Seele goes on to say that the immigrants had strung a cable across the flooding Guadalupe River and made a boat out of the bed of an oxen wagon to bring provisions over the river. A humorous story related to singing goes like this:

One day a barrel of wine was being hauled across the Guadalupe up a stone embankment. The barrel sprung a leak and the men used hats or pots and pans to catch and drink the wine until “their jubilation rose above the rush of the waters, singing the song put to verse by Prince Carl and set to music by Captain Alexis Bauer.” The song was “Durch der Weltmeers Wogen,” meaning “Through the Ocean Waves.” If that same incident happened today, the song probably would be “Roll Out the Barrel.”

It was only natural and inevitable that Der Lied would perpetuate itself by organizing into Vereine (clubs) A group of singers got together on March 2, 1850, to form a Saengerund (singing club) in New Braunfels and they called themselves “Germania.” That first year the group performed at the July 4th celebration and again July 4th in 1851, 1852 and 1853. They were located on the banks of the Comal River in the area that would later become Camp Warnecke and now Schlitterbahn. All of those celebrations were opened by firing the two cannons that Prince Carl had made in Victoria.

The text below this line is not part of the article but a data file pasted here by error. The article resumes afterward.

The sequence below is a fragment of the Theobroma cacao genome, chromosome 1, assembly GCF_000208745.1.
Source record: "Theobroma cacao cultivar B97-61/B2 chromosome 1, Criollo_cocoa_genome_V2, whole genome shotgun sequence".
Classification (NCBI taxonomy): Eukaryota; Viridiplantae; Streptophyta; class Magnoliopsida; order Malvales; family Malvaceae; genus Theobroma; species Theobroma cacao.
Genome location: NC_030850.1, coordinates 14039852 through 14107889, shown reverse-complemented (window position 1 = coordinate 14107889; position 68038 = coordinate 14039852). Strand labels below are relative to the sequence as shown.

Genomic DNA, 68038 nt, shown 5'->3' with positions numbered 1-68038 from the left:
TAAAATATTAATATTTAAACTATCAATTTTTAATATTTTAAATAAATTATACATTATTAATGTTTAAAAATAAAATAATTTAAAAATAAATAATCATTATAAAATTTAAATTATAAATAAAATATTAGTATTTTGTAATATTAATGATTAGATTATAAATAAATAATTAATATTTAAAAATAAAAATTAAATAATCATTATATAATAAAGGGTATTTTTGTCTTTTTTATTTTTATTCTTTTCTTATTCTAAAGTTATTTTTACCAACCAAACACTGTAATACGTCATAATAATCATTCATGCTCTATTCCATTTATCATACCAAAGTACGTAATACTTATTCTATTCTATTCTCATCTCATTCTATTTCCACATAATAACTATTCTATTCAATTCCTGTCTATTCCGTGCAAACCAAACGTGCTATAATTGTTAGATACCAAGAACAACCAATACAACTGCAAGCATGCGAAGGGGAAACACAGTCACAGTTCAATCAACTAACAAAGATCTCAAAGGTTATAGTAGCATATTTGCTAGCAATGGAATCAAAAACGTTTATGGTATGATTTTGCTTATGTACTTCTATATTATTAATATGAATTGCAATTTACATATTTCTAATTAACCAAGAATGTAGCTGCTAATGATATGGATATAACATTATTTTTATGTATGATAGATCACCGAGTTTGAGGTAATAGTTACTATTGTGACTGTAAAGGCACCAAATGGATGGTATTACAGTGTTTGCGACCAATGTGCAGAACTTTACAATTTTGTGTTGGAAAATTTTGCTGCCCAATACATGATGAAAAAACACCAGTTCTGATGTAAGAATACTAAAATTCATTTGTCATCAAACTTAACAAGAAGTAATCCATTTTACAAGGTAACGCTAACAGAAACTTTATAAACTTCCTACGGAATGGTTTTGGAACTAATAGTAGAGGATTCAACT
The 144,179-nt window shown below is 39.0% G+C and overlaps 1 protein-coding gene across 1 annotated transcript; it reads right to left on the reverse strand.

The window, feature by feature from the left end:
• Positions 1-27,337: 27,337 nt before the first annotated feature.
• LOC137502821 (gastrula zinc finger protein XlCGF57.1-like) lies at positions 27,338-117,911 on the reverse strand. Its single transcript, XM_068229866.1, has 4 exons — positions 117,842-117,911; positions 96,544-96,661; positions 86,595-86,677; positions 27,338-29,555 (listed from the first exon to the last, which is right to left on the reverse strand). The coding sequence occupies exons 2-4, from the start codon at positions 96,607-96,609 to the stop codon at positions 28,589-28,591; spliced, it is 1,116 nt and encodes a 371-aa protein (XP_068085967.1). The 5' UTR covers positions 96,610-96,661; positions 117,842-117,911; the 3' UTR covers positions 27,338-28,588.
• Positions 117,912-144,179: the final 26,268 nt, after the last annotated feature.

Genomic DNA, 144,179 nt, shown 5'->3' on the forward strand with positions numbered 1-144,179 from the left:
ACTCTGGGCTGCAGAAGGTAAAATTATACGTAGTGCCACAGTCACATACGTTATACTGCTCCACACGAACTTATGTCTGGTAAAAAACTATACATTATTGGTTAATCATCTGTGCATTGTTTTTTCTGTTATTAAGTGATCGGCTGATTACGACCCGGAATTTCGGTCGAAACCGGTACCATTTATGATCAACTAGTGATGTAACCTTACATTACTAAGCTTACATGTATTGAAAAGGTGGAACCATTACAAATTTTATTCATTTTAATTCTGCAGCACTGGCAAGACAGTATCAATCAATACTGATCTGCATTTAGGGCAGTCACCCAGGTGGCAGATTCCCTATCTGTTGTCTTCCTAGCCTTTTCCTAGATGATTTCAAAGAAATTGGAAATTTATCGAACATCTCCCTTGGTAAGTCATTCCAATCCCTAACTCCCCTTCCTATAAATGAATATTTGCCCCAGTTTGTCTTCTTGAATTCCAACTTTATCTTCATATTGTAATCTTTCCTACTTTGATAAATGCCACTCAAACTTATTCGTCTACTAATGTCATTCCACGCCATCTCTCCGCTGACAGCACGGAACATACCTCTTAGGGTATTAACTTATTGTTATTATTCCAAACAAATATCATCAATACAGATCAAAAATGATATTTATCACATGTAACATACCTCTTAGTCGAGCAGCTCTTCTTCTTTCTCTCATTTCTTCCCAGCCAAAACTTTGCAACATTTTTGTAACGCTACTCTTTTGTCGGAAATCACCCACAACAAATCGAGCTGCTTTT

In 1851, a dance platform was erected at the Zinkenburg. The Germania joined the Rifle Company and marched up Seguin Ave. to the Plaza. Songs were sung at the Plaza and at the rifle range. The proceeds from the celebration were used to purchase 200 bottles of wine to sell for 50 cents a bottle.

In 1852 there was a cholera epidemic in New Braunfels and two of the German singers died of the disease. The Germania participated in a concert given for the benefit of a fund to purchase a printing press. The purchase was the start of the Neu Braunfelser Zeitung.

The next year, 1853, saw the Germania locating at Seele’s farm called “Elisenruhe.” Elise was the woman who Seele wrote to asking her if she would join him in Texas. That didn’t happen. Elisenruhe means “Elise’s rest.” The farm was in the area on the west bank of the Guadalupe River just north above the Nacogdoches road crossing. Look at the photographs. The members cleared a round spot and stomped the clay soil and roofed it over with wagon tarpaulins. The club sold three bottles of French wine for $1.00. Music and singing lasted until the sun came up.

Aside from those July 4 celebrations, the Germania decided to hold a Song Fest, or Saengerfest in New Braunfels on October 15th ,16th and 17th, 1853. It was held in New Braunfels on the banks of the Guadalupe. Singing groups from San Antonio, Austin, and Sisterdale entertained the town and sang acapella.